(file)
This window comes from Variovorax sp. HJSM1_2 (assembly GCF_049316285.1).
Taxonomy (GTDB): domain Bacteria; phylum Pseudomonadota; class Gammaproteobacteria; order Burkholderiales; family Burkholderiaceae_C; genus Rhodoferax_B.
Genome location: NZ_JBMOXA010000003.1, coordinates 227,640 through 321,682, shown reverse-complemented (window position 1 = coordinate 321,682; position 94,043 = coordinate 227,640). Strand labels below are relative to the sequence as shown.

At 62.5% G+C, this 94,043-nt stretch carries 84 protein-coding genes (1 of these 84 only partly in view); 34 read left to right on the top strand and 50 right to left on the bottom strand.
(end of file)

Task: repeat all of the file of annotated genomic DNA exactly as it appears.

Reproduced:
This window comes from Variovorax sp. HJSM1_2 (assembly GCF_049316285.1).
Taxonomy (GTDB): domain Bacteria; phylum Pseudomonadota; class Gammaproteobacteria; order Burkholderiales; family Burkholderiaceae_C; genus Rhodoferax_B.
Genome location: NZ_JBMOXA010000003.1, coordinates 227,640 through 321,682, shown reverse-complemented (window position 1 = coordinate 321,682; position 94,043 = coordinate 227,640). Strand labels below are relative to the sequence as shown.

At 62.5% G+C, this 94,043-nt stretch carries 84 protein-coding genes (1 of these 84 only partly in view); 34 read left to right on the top strand and 50 right to left on the bottom strand.